Disparities in Physical Activity Behavior Through a Short-Term Active Video Game Intervention in Health-Weight vs. Overweight-Obese Children

Children and Screens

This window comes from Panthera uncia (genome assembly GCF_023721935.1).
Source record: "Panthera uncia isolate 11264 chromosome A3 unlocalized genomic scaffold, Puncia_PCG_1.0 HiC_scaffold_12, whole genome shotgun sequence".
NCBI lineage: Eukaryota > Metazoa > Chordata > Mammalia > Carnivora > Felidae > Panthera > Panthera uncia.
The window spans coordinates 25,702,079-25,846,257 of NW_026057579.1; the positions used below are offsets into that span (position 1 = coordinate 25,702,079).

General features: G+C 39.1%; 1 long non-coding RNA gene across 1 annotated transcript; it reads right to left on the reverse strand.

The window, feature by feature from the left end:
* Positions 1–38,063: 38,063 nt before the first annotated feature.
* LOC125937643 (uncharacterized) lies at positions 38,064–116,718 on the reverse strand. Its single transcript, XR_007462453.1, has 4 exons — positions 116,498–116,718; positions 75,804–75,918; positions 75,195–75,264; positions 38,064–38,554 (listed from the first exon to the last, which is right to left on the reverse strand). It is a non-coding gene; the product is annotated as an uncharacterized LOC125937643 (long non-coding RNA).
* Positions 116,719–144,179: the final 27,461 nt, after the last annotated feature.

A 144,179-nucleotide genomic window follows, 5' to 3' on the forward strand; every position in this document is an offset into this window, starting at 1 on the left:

This study evaluated measure the step count, heart rate, number of active game mini-games played, and total duration of active video game play for age- and gender-matched overweight-obese children and normal weight children. The experimental period consisted of three visits to a facility equipped with the Shape Up active video game on an Xbox One console equipped with the Kinect sensor (on the use of which study participants were trained in a preliminary session). Each child in the study wore two ActiGraph activity monitors and a Polar heart rate monitor. Compared to their normal weight peers, the overweight-obese children produced fewer steps, played fewer mini-games and played for a shorter time, but there was no significant difference in the two groups’ average heart rates. Behavioral disparities indicated that the overweight-obese children were less engaged in their active video gaming and got less physical activity (probably due to their poorer motor competence, and possibly due to their greater susceptibility to fatigue). This indicates that childhood obesity may impair or delay children’s development of healthy physical activity behavior. Interventions for childhood obesity prevention should include strategies tailored to the different needs of different weight groups.